Africa’s Female Agripreneurs
By Hajia Salamatu Garba -Executive Director- WOFAN
The UN estimates that for every dollar invested into programmes that improve women’s ability to generate income, the wider economy reaps $7 dollars in value created and growth.
Thus, empowering women is both a moral imperative and an indispensable economic necessity due to its huge dividends. More so in Africa, where we must direct resources towards nurturing female talent and entrepreneurship to support the continent to realise its economic aspirations.
No understanding of African agriculture can be complete without an honest evaluation of the role women play and the challenges that define their involvement: women comprise around 40% of the continent’s rural workforce. Indeed, in many African state’s women account for over 50% of crop production – Uganda, Tanzania, and Malawi, for example. Many – if not most – of these rural operations are small, highly localised businesses, run by, mostly female, “agripreneurs”.
Never miss a story. Join our community.
However, women’s contribution to Africa’s food systems is still not reflected in the opportunities and rewards available to them. Many remain excluded from access to land, finance, training, and support to scale smaller ventures into commercially viable operations. A combination of economic deprivation and structural marginalism has historically deprived many women of the opportunities which could otherwise empower them.
We need to celebrate and promote positive role models to incentivize the young generations to strive to do more and propel the agribusiness sector to another level. We need to encourage and recognize women’s participation in agriculture to make a real impact.
This is exactly what the Women Agripreneurs of the Year Awards (WAYA) was designed to do, by spotlighting and awarding excelling female agribusiness leaders.
It was an immense honour to receive Women Agripreneurs of the Year Award (WAYA) in 2021, reflecting WOFAN’s achievements. Founded in 1993 WOFAN is now active in 7 Nigerian states and supports 45,000 members, of which 75% are females, to realise their maximum value and fulfilment from their agricultural efforts. This is through a combination of agribusiness and enterprise development training, synergy building, self-confidence, and health education. The recognition WAYA has given us has been a vital injection of interest, profile, and resources.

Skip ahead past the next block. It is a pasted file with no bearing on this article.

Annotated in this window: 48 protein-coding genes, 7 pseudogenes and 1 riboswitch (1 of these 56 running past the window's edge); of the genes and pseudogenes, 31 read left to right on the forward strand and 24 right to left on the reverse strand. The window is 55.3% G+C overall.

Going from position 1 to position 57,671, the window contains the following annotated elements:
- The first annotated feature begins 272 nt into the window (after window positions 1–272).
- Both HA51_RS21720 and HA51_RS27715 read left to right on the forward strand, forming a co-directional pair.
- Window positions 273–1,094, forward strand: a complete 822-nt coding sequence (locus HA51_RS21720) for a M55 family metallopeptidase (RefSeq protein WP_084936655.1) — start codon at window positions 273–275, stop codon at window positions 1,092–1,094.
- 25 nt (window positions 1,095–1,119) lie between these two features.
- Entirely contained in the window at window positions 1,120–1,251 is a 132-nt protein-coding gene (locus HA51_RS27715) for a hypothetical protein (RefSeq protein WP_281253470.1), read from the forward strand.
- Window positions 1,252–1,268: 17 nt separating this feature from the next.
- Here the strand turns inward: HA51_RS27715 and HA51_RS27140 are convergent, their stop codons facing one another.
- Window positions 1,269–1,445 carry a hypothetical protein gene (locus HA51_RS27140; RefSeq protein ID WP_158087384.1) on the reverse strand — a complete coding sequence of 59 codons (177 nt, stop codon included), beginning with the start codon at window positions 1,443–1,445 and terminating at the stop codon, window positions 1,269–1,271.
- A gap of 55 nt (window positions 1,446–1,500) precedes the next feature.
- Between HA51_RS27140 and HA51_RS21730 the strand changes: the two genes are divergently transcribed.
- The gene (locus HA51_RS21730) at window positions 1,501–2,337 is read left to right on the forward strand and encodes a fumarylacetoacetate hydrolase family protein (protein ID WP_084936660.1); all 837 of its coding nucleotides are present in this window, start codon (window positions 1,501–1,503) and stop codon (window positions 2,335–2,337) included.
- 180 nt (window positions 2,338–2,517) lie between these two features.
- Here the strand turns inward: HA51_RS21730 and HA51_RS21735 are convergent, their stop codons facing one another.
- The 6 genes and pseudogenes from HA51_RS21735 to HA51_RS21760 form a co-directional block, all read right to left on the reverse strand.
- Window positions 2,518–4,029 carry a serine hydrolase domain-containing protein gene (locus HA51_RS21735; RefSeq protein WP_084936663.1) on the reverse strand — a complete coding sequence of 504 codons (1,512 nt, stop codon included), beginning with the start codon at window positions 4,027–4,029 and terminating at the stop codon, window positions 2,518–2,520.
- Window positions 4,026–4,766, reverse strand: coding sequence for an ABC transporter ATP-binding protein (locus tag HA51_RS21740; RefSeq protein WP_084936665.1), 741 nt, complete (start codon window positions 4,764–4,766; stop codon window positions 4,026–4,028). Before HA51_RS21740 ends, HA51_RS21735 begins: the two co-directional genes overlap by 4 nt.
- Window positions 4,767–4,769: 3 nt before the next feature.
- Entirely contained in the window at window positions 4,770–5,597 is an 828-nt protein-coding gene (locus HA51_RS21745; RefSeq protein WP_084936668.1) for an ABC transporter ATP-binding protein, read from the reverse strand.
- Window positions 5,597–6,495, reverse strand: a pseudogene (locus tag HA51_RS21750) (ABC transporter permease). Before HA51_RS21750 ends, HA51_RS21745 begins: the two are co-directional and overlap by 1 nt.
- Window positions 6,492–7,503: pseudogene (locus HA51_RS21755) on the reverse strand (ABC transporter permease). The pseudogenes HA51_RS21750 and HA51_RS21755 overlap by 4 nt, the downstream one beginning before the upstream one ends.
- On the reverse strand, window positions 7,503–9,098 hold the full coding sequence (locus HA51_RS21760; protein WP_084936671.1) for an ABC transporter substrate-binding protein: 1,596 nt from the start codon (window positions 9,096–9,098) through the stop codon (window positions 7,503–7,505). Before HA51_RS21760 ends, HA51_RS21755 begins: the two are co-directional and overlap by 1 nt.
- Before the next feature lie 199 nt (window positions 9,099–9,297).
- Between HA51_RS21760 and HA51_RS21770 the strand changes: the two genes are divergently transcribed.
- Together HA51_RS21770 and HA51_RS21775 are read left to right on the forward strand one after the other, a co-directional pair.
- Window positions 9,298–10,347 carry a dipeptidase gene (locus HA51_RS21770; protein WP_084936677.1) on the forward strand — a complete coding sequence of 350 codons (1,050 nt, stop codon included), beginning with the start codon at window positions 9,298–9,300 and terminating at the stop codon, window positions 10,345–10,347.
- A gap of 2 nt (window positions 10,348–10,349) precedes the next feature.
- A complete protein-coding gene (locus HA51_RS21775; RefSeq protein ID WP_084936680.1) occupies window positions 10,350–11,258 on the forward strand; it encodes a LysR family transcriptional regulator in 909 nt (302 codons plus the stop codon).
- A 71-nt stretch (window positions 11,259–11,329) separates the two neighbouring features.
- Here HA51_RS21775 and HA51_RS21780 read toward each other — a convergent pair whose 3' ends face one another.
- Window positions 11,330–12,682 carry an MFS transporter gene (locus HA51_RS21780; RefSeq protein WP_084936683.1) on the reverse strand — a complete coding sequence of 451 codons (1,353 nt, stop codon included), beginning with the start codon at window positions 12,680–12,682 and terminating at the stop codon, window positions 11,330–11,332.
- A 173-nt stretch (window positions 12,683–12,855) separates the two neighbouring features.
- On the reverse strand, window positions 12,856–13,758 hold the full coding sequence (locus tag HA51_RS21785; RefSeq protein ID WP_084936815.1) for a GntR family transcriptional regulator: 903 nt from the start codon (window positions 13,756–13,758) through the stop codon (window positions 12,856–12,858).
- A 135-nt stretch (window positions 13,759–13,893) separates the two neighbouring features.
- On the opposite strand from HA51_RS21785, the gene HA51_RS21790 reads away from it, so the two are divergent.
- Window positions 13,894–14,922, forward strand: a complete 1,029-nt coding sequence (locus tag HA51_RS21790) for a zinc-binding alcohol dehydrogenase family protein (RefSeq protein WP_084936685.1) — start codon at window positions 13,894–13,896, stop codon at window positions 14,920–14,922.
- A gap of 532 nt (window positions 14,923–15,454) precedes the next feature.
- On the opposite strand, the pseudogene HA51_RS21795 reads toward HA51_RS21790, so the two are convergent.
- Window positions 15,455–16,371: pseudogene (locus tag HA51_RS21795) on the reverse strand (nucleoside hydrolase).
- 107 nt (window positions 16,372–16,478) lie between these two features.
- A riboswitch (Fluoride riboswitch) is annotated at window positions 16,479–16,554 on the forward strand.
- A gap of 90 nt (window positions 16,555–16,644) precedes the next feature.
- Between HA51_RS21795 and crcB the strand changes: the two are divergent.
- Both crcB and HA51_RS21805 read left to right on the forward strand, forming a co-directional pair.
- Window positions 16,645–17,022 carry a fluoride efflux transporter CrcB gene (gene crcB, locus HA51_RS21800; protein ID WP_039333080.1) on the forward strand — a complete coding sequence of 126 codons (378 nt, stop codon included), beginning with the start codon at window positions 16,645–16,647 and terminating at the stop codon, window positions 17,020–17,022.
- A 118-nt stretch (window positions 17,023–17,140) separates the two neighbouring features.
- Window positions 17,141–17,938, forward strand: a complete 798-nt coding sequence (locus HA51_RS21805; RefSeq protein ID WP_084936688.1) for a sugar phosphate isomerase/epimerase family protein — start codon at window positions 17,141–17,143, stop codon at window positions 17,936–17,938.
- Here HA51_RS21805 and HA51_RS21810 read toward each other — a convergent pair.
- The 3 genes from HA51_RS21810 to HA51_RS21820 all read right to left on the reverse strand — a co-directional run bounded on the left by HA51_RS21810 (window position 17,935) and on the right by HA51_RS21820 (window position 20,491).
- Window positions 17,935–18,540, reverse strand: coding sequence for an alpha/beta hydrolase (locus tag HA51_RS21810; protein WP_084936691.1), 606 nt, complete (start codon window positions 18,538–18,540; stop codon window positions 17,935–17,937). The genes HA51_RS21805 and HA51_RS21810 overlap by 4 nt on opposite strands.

The WAYA award received in 2021 has helped us in WOFAN to implement a programme targeting 100 hard-to-reach, displaced or disadvantaged women and young men. Through a combination of mentorship and in-kind grant, the program recipients have been able to scale their businesses from subsistence roadside informal food vendors to more organized business owners and are collaborating with others, thereby pooling critical experience and resources.
High-profile platforms like WAYA are making a huge difference to the way women are represented in this sector, and how we build our influence. Through WAYA, I have been exposed to a world of fellow female agripreneurs, women from whom I could learn, and with whom I could share my own knowledge and experiences.
It is a fact that open, honest and free dialogue has been the engine of nearly all human progress and innovation. This principle underpins both WAYA and the work of my organisation. WOFAN brings individuals together, to strengthen their economic and social positions through solidarity and co-operation. Across Nigeria, WOFAN has connected critical stakeholders in the agricultural space, and allowed women to form the kinds of commercial and professional networks which many men can take for granted.
A key lesson for African development more generally is that there are countless actors pursuing innumerable good, admirable goals, but operating in isolation. It is imperative that the many thousands of individuals, organisations and groups working for positive change in Africa take the time and make the effort to consider who else exists in the same space, and what potential partners are just waiting for an approach.
If individual WAYA recipients can achieve meaningful grassroots change in isolation, then collectively the WAYA alumni has the potential to be transformative.
This is why I am very excited to hear the stories of the three incredible women who will be unveiled as the 2022 WAYA winners at the AGRF summit in Rwanda. The summit will address African issues from a resolutely African perspective. It is for us women to stake our claim in the issues discussed there and, more importantly, the future of our great continent.